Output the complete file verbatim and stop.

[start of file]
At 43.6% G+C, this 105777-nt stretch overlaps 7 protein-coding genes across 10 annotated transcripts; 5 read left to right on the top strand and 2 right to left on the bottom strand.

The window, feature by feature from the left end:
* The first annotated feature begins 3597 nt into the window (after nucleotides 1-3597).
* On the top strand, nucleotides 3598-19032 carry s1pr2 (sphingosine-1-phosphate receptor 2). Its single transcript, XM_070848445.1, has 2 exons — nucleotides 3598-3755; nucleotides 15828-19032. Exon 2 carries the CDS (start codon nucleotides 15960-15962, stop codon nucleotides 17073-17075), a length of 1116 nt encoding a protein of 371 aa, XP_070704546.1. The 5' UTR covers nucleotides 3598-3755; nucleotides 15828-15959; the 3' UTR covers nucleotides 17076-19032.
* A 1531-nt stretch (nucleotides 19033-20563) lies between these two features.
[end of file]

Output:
At 43.6% G+C, this 105777-nt stretch overlaps 7 protein-coding genes across 10 annotated transcripts; 5 read left to right on the top strand and 2 right to left on the bottom strand.

The window, feature by feature from the left end:
* The first annotated feature begins 3597 nt into the window (after nucleotides 1-3597).
* On the top strand, nucleotides 3598-19032 carry s1pr2 (sphingosine-1-phosphate receptor 2). Its single transcript, XM_070848445.1, has 2 exons — nucleotides 3598-3755; nucleotides 15828-19032. Exon 2 carries the CDS (start codon nucleotides 15960-15962, stop codon nucleotides 17073-17075), a length of 1116 nt encoding a protein of 371 aa, XP_070704546.1. The 5' UTR covers nucleotides 3598-3755; nucleotides 15828-15959; the 3' UTR covers nucleotides 17076-19032.
* A 1531-nt stretch (nucleotides 19033-20563) lies between these two features.